How to Design a Touchless Bathroom
Motion Touchless Designing Touchless Solutions For Proper Hand Hygiene In public restrooms. Sensor Faucets can be found in most public restrooms, kitchens, break rooms, and service areas in all commercial and institutional buildings. Lavatory faucets are generally designed for use either in private or public. The private use of the faucets are generally found in homes, ho-tel guest rooms, dorms, barracks, and hospital rooms. Public-use lavatory faucets are those intended for unrestricted use by the public, and those restrooms can be found in many places such as public restrooms in offices, malls, schools, restaurants, or other commercial, industrial, and institutional buildings. When it comes to improving faucet water efficiency in these lavatories, there are two different ways to apply technology: optimizing faucets and using faucet accessories. A faucet accessory is defined as a component that can be added, removed, or re-placed easily and, when removed, does not prevent the faucet from functioning properly. Faucet accessories include flow restrictive, flow regulators, aerators, and laminar flow devices. The motion sensor faucet accessories can be incorporated into those new faucet to control the water flow rate as well, with such accessories that can be an external components to any existing motion sensor faucet’s spout. Normally the automatic sensors will trigger the on/off mechanism when users place their hands under the faucet or put their hand infron of the sensor located on the faucet.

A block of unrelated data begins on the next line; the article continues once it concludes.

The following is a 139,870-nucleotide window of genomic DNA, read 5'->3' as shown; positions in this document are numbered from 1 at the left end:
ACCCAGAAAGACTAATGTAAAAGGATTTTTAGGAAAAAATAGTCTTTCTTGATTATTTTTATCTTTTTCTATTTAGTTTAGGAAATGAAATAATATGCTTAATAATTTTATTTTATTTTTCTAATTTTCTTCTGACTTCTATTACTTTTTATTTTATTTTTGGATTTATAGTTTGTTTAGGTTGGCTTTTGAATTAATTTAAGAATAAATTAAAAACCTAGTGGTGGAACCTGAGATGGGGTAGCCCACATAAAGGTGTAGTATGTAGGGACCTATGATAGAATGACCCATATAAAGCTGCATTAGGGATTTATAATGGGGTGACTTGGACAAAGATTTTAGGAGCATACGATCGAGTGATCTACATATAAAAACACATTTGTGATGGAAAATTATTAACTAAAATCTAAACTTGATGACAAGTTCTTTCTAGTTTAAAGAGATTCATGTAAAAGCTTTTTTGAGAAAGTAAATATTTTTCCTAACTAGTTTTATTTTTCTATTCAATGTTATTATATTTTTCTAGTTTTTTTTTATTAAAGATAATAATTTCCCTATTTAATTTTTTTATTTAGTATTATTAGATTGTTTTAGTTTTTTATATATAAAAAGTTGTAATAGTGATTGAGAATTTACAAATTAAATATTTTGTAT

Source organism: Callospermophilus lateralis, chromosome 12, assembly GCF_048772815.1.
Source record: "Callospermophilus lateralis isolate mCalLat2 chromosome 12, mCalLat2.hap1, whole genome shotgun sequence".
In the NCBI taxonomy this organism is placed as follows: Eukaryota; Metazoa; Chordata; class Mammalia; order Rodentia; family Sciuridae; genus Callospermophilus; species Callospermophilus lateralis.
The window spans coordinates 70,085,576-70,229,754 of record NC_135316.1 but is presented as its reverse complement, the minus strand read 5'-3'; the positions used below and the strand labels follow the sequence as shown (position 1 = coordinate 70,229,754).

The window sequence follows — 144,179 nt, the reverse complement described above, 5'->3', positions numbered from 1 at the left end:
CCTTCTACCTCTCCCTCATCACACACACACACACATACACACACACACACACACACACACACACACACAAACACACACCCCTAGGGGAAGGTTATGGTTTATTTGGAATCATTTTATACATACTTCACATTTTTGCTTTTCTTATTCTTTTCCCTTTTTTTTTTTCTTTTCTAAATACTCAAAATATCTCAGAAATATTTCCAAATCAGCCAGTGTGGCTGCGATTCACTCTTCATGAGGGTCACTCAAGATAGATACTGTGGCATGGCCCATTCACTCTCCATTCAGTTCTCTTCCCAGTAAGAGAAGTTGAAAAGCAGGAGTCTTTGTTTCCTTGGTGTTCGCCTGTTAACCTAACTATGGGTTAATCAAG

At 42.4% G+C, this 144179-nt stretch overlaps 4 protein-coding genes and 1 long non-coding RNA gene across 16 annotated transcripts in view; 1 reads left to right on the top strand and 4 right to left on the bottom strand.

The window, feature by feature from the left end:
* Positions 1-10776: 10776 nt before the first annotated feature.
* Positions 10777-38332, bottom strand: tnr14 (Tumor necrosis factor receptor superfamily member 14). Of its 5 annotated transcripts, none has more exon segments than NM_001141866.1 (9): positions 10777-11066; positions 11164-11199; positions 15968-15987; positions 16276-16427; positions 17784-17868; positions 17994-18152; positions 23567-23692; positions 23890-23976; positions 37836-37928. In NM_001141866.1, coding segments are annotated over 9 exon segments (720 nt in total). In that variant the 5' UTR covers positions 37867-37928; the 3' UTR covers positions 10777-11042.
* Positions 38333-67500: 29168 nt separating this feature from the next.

There are many different types of motion faucets that may not provide additional water savings. In most cases, automatic sensors open the faucet valve completely when in use, whereas users of manually controlled faucets typically do not turn the tap fully on. Some jurisdictions might mandate the use of automatic sensors by code in certain applications. Automatic sensors can provide health and sanitation benefits in public-use facilities, since they are a hands-free option. However, recent research suggests that automatic sensor faucets might be more likely to be contaminated with Legionella ,compared to old-style fixtures with separate handles for hot and cold water. This might be because the electronic faucet technology has more surfaces for the bacteria to become trapped and grow, or it might be because of the low flow rate of the faucets tested.